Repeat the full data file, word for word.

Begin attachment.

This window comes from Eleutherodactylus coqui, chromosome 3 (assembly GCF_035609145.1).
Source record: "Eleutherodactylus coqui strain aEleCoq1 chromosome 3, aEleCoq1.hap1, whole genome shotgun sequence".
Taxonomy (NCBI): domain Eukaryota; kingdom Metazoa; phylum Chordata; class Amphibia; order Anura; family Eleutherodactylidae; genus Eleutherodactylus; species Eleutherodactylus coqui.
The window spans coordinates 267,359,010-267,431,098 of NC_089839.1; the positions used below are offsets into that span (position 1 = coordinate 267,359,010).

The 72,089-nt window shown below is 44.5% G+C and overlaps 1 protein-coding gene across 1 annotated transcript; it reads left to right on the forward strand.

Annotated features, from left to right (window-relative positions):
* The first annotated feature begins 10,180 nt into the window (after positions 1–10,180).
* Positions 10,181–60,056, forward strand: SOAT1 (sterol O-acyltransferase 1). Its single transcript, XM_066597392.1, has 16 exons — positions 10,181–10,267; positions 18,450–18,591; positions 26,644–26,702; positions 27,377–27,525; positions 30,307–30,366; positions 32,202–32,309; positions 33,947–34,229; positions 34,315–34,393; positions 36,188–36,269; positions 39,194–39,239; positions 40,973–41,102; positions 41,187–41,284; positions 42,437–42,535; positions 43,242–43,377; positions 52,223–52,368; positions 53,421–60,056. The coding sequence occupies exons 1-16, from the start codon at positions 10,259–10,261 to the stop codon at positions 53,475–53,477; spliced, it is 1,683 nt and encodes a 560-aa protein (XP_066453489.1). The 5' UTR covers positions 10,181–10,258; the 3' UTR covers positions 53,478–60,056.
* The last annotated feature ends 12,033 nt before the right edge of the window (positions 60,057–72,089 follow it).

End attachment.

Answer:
This window comes from Eleutherodactylus coqui, chromosome 3 (assembly GCF_035609145.1).
Source record: "Eleutherodactylus coqui strain aEleCoq1 chromosome 3, aEleCoq1.hap1, whole genome shotgun sequence".
Taxonomy (NCBI): domain Eukaryota; kingdom Metazoa; phylum Chordata; class Amphibia; order Anura; family Eleutherodactylidae; genus Eleutherodactylus; species Eleutherodactylus coqui.
The window spans coordinates 267,359,010-267,431,098 of NC_089839.1; the positions used below are offsets into that span (position 1 = coordinate 267,359,010).

The 72,089-nt window shown below is 44.5% G+C and overlaps 1 protein-coding gene across 1 annotated transcript; it reads left to right on the forward strand.

Annotated features, from left to right (window-relative positions):
* The first annotated feature begins 10,180 nt into the window (after positions 1–10,180).
* Positions 10,181–60,056, forward strand: SOAT1 (sterol O-acyltransferase 1). Its single transcript, XM_066597392.1, has 16 exons — positions 10,181–10,267; positions 18,450–18,591; positions 26,644–26,702; positions 27,377–27,525; positions 30,307–30,366; positions 32,202–32,309; positions 33,947–34,229; positions 34,315–34,393; positions 36,188–36,269; positions 39,194–39,239; positions 40,973–41,102; positions 41,187–41,284; positions 42,437–42,535; positions 43,242–43,377; positions 52,223–52,368; positions 53,421–60,056. The coding sequence occupies exons 1-16, from the start codon at positions 10,259–10,261 to the stop codon at positions 53,475–53,477; spliced, it is 1,683 nt and encodes a 560-aa protein (XP_066453489.1). The 5' UTR covers positions 10,181–10,258; the 3' UTR covers positions 53,478–60,056.
* The last annotated feature ends 12,033 nt before the right edge of the window (positions 60,057–72,089 follow it).